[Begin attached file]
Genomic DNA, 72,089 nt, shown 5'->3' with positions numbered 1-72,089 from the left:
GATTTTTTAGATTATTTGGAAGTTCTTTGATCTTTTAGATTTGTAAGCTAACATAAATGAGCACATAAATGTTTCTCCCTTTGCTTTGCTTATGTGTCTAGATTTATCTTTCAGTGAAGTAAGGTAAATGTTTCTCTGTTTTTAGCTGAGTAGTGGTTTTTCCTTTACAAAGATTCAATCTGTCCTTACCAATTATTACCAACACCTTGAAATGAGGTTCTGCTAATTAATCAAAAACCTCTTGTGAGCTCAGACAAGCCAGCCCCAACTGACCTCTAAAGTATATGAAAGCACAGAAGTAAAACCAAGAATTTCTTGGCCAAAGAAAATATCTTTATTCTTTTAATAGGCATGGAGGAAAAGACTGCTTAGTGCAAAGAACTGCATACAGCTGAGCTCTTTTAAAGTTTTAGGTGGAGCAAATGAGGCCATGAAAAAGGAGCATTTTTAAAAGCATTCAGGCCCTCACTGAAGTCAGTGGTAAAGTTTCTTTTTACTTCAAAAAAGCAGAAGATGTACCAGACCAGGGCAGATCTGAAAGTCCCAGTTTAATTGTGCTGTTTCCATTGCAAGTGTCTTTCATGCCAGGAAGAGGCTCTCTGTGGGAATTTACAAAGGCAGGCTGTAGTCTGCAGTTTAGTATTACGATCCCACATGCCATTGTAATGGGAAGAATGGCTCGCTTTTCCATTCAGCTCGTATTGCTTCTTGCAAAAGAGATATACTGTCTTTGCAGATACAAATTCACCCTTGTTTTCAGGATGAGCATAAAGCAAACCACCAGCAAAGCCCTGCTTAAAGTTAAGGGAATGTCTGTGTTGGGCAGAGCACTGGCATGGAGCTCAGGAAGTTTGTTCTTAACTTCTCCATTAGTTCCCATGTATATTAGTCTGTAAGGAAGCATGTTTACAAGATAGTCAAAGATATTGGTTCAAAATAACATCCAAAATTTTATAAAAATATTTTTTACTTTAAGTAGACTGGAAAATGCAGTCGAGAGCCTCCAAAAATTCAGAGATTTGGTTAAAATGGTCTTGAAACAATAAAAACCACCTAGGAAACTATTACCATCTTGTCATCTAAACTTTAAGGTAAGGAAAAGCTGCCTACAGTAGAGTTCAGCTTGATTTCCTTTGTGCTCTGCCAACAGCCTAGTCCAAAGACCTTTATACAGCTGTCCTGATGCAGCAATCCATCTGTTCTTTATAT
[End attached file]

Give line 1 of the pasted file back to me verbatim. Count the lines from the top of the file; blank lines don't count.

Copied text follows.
Genomic DNA, 72,089 nt, shown 5'->3' with positions numbered 1-72,089 from the left: